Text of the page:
A Definition Is What You Make Of It

A fic by Ruby Garnet. Dedicated to crazy-dreams because as an amateur, once in a while, it's good to know that a master is leaning over your shoulder, encouraging you every step of the way.

A/N: This is an ongoing multi-parter. Instead of my writing a million one-parters and flooding my profile, I'll just glue them together and you get the adorable little scrapbook that is this fic. Credit to dictionary.com.


Prologue – { … incandescence … }

Incandescence (noun) - The emission of visible light by a hot object.


It was hard for Lorelai to remember a Stars Hollow winter colder than this one.

Frost crusted over the corners of window panes around the house and instead of looking magical, it looked like an eight-year-old had gone crazy with cheap window crayons from a car wash. The sealant underneath the back door wasn't tight enough and a burst of frigid air sliced through the house's warmth every time a rush of snow flurries whirled across the porch. A fire flickered tentatively in the fireplace, but the flames weren't strong enough to effectively emit any source of heat.

Therefore, Lorelai found herself curled up on one end of the couch with an obsessive amount of fleece blankets and the December issue of Cosmopolitan. On the other end, Luke, covered in afghan, brought a thermos of Earl Grey to his lips and flipped the Stars Hollow Gazette to a new page. "Watch out Connecticut, we're in for one of the coldest winters in history. Expect 6-8 inches of snowfall within the next few days."

A log fell in the fireplace, extinguishing the desperate flames. Luke sighed, pushed the paper from his lap, and walked over to the screen. Seven long-stick matches later, the fire was roaring with twice the previous intensity. Satisfied with his "manly" accomplishment, he let out a barely noticeable but victorious grunt and returned to the comfort of the black and white print of the Gazette.

Lorelai shivered beneath the blankets and she miserably thought to herself, "How romantic. It's freezing cold, the fire won't stay, and the heater has selective tendencies. Fabulous." Visions of her and Luke snuggling against each other on the couch, bathed in the warm gold of a crackling fire, drinking cups of hot chocolate dissipated into an unreachable region of her conscience.

She came across a "Letter to the Editor" from a woman named Sara, who was having relationship troubles in the purest sense of the words. She went on to describe the trials of her relationship and then ended the letter with a sentence that every reader most likely related to.

"I think the problem is that he and I just can't define where we are right now. I can't tell if we should break up or stay together."

She didn't like to admit it when women sitting alone, halfway across the country, had the ability to dictate her realities, even if the words made her stomach twist in unnatural ways with their impact.

It was hard to remember when the awkwardness began, when they started sitting on opposite ends of the couch and avoiding eye contact if at all possible. The tingles on the back of her neck from his hands used to tickle her into giddy daydreams, but one day, some time ago, they began to dull. He didn't touch her there anymore - he didn't touch her at all - and gradually, the feeling faded until there was nothing left and she pushed away the memory of anything ever being there at all.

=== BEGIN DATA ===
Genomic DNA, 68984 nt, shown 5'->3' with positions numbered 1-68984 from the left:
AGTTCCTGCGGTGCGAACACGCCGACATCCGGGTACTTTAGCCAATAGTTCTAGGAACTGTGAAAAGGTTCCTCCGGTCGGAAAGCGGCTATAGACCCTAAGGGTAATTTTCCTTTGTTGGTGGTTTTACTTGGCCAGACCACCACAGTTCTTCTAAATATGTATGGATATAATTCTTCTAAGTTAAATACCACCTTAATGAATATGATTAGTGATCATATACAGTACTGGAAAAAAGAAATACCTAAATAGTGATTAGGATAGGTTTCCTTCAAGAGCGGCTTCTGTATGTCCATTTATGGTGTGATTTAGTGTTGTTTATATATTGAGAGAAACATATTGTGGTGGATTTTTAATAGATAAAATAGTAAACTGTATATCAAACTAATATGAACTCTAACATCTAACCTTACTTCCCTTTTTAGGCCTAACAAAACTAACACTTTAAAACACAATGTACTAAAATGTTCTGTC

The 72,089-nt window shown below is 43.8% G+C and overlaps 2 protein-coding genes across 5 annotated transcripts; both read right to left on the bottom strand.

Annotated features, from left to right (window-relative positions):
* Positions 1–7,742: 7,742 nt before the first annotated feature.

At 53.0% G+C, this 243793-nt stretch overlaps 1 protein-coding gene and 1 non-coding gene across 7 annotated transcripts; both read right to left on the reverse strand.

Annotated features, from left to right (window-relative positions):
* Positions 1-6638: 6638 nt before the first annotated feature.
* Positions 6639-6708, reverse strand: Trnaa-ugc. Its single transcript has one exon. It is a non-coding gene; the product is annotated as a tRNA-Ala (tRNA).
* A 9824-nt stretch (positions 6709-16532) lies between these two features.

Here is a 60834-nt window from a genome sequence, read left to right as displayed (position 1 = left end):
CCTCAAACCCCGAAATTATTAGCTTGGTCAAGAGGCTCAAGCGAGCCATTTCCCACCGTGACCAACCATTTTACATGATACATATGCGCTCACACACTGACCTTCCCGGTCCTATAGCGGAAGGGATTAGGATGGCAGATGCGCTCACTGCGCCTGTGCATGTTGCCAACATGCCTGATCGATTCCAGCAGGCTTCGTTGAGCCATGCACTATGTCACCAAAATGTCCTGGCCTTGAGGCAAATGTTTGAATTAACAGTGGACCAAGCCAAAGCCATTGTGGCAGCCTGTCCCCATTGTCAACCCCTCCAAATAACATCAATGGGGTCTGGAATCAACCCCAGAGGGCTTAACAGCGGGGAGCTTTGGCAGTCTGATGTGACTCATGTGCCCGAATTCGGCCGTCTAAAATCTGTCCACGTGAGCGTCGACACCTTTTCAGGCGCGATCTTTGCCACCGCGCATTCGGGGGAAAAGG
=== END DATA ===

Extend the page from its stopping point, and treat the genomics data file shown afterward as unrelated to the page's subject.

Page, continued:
They were still friends – it was hard not to be when you saw each other every day and shared the same small, cramped town with a population of about two hundred. Unfortunately, things still change. He stopped giving her a hard time about her cell phone usage (He said it was because he understood that she needed Rory, but that never stopped him before) and she started asking for coffee in the way a normal customer would, begging eyes and flirty smile obviously absent.

"I'll have coffee, please."

That's why he was here, alone, sitting with her. This was what friends did together on lonely nights.

"Luke?"

"Yeah?" Luke responded, sounding bored.

Lorelai bit her lip and gestured to his side of the couch. "Can I come sit by you?"

A puzzled frown crossed his face, but he erased it quickly, hoping that she didn't see. (She did.)

"I suppose," he said, more hesitantly than he'd intended.

She gathered her blankets in her arms and scooted over until she was next to him. She sat stiffly, her back straight against a cushion. Lorelai realized that she'd left her magazine over at the other end, but it was too late to retrieve it. She locked her eyes onto the blinking numbers on the cable box. 10: 10. Even numbers, safe numbers.

She hadn't realized it, but Luke had gently laid the newspaper on the floor and fixated his gaze on Lorelai, who was fixated on something else. He draped his arm over the back of the couch, absently lowering it until it slid behind Lorelai's neck and rested at the middle of her back. She turned her head slowly to look at him. Luke half-smiled and Lorelai did the same as she leaned into him.

"How would you define where we are?" Lorelai asked quietly.

He knew she wasn't talking about her address. "Somewhere that's … okay."

"Define "okay"."

"There's not a definition for everything, Lorelai."

"I know, but how would you define it?" She persisted.

"You wouldn't understand. You don't know exactly what I'm feeling. A definition is what you make of it. Just you and nobody else."

"I could try to understand."

"I know you could. But I also know you won't succeed." He took her hand in his and squeezed.

She nodded as a tear slid down her cheek, the warmth and incandescence of the fire reflecting in a cold, crystal drop.